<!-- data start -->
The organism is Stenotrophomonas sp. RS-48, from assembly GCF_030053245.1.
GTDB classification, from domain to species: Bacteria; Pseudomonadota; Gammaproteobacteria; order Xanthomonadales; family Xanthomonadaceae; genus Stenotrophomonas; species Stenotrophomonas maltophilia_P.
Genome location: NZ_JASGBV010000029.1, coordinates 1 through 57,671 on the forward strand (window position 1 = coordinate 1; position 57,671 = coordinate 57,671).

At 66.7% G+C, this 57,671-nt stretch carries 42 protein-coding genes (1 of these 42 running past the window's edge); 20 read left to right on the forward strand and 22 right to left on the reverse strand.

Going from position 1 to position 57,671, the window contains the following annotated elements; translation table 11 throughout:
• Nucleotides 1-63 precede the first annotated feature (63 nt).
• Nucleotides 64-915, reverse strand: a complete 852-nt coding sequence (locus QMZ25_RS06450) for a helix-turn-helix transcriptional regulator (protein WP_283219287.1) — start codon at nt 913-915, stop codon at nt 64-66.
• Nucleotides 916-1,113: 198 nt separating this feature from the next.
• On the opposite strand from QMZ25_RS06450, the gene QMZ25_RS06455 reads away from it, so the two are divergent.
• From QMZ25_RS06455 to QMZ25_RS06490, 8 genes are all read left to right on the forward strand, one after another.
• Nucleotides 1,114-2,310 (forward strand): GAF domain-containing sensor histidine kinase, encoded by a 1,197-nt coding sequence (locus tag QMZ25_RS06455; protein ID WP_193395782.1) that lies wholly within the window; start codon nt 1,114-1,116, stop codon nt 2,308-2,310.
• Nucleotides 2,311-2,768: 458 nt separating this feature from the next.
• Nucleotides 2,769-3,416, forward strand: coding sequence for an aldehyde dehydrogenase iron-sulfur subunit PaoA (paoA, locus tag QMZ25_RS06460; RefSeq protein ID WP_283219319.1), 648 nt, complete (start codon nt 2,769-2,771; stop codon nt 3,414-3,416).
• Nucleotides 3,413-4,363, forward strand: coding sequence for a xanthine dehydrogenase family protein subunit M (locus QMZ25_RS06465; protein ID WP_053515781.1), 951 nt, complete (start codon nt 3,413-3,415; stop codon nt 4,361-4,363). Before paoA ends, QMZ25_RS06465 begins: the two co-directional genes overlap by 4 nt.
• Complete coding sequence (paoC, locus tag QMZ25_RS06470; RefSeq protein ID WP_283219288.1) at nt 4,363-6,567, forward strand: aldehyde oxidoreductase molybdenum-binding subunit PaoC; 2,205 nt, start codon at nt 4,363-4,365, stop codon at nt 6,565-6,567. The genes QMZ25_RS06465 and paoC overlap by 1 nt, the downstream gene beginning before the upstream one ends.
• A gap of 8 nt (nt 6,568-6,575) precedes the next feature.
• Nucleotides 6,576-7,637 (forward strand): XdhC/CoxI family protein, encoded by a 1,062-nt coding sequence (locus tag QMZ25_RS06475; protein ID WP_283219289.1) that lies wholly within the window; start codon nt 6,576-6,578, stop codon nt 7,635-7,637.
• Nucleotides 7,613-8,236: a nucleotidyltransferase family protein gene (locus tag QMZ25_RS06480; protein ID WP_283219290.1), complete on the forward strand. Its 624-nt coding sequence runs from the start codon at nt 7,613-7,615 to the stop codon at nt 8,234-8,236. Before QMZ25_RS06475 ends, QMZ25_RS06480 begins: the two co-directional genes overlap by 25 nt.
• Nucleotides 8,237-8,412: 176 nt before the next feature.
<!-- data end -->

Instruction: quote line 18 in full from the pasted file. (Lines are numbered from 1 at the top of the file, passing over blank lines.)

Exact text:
• Nucleotides 7,613-8,236: a nucleotidyltransferase family protein gene (locus tag QMZ25_RS06480; protein ID WP_283219290.1), complete on the forward strand. Its 624-nt coding sequence runs from the start codon at nt 7,613-7,615 to the stop codon at nt 8,234-8,236. Before QMZ25_RS06475 ends, QMZ25_RS06480 begins: the two co-directional genes overlap by 25 nt.